The first theme in the novel is that of pride. Mr. Darcy, Lady Catherine de Bourgh, and the Bingley sisters are examples of a certain type of pride of very wealthy aristocratic families who tend to judge people to a degree on their lineage rather than on inherit qualities of intellect or moral nature.
Another major theme in the novel is that of prejudice, of forming quick, superficial judgements based on insufficient evidence, as is exemplified by Elizabeth's early misjudgment of Darcy. One also sees pride in Elizabeth's judgment of Mr. Collins. Although she would have been quite unhappy married to Collins, her prejudice against him makes her blind to the fact that he is not a bad husband for the pragmatic and sensible Charlotte Lucas. In a sense, though, prejudice is a form of intellectual pride.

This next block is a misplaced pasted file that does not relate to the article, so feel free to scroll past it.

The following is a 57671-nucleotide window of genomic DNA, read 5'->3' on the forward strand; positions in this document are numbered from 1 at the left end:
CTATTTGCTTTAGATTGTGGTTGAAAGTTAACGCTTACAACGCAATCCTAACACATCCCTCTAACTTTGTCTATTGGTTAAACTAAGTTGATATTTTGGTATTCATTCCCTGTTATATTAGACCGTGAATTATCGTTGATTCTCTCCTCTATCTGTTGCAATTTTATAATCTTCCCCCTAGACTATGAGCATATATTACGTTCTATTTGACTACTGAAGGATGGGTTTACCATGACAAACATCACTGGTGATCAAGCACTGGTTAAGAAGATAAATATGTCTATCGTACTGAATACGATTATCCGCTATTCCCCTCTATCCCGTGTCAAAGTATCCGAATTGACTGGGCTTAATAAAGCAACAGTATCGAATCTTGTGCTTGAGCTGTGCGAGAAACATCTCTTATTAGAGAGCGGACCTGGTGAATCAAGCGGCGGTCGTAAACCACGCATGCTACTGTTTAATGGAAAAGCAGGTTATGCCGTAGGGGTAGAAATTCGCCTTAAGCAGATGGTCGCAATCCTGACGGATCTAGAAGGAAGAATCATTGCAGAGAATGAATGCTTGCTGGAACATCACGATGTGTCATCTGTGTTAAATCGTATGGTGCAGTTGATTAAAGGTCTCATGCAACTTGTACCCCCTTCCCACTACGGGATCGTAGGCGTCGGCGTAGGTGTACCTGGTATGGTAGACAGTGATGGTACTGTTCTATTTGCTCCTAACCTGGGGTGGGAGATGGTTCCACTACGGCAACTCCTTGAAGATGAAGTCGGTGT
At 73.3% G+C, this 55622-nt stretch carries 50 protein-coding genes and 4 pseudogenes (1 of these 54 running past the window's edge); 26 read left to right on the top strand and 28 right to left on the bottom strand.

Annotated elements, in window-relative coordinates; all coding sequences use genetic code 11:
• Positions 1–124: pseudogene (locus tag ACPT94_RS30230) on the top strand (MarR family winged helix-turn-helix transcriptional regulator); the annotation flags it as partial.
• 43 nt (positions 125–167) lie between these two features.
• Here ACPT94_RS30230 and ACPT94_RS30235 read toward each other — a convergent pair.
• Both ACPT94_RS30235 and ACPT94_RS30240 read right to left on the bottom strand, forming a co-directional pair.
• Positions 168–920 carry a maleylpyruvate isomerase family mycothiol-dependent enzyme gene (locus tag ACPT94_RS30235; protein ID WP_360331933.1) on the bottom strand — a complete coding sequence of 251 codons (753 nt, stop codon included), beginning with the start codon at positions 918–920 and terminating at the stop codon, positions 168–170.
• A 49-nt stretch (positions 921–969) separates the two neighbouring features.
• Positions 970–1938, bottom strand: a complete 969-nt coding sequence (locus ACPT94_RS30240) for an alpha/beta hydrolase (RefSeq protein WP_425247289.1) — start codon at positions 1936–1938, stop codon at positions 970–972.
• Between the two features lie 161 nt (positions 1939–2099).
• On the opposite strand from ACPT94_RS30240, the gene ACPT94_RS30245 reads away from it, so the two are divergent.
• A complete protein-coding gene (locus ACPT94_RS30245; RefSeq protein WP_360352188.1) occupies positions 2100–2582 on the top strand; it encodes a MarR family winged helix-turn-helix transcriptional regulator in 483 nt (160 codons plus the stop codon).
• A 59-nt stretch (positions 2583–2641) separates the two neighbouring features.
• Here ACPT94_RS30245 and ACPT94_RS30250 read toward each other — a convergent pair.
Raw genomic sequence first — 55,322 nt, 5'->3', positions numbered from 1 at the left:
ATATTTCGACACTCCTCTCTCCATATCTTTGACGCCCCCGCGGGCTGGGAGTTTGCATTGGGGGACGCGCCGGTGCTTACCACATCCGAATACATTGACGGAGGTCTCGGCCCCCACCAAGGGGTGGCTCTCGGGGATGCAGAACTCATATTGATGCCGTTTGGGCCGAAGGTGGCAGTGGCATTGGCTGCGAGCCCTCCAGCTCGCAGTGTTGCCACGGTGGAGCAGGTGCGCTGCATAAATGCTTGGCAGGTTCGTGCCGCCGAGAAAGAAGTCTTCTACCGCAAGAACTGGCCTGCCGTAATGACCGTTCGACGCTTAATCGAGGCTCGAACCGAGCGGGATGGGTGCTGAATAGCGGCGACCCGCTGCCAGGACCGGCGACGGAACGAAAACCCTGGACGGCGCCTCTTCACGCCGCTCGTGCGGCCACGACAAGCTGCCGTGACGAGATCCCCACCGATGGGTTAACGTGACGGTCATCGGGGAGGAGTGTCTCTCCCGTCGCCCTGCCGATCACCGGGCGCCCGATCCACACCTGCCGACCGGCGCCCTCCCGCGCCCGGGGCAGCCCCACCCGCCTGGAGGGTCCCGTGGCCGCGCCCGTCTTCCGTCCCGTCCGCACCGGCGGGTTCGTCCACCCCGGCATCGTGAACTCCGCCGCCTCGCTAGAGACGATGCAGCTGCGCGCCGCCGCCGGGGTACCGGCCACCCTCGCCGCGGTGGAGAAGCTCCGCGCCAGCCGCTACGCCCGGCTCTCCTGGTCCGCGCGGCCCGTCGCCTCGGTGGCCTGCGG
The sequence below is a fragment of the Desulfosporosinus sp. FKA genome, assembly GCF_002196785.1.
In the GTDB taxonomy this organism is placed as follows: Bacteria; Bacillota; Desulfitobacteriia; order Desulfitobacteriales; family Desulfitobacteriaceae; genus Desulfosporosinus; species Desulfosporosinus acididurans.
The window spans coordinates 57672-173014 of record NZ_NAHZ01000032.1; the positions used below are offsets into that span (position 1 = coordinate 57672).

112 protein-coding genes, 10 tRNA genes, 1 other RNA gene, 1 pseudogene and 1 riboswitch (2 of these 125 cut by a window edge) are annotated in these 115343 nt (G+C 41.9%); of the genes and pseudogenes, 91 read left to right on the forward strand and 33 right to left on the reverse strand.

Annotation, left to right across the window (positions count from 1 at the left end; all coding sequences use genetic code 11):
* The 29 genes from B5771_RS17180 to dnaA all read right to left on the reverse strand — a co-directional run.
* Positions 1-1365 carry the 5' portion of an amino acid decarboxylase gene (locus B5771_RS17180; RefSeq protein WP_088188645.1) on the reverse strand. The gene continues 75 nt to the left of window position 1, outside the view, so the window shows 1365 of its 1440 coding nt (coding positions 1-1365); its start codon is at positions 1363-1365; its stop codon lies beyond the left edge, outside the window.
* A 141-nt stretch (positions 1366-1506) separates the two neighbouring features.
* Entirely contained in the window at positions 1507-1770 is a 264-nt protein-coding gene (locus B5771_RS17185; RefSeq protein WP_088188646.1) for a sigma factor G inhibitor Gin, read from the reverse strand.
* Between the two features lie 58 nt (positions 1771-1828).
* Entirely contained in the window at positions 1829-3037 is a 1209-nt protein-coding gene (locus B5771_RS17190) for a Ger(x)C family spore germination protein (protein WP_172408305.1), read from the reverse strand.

Other major themes are class conflict and the role of marriage in the lives of women.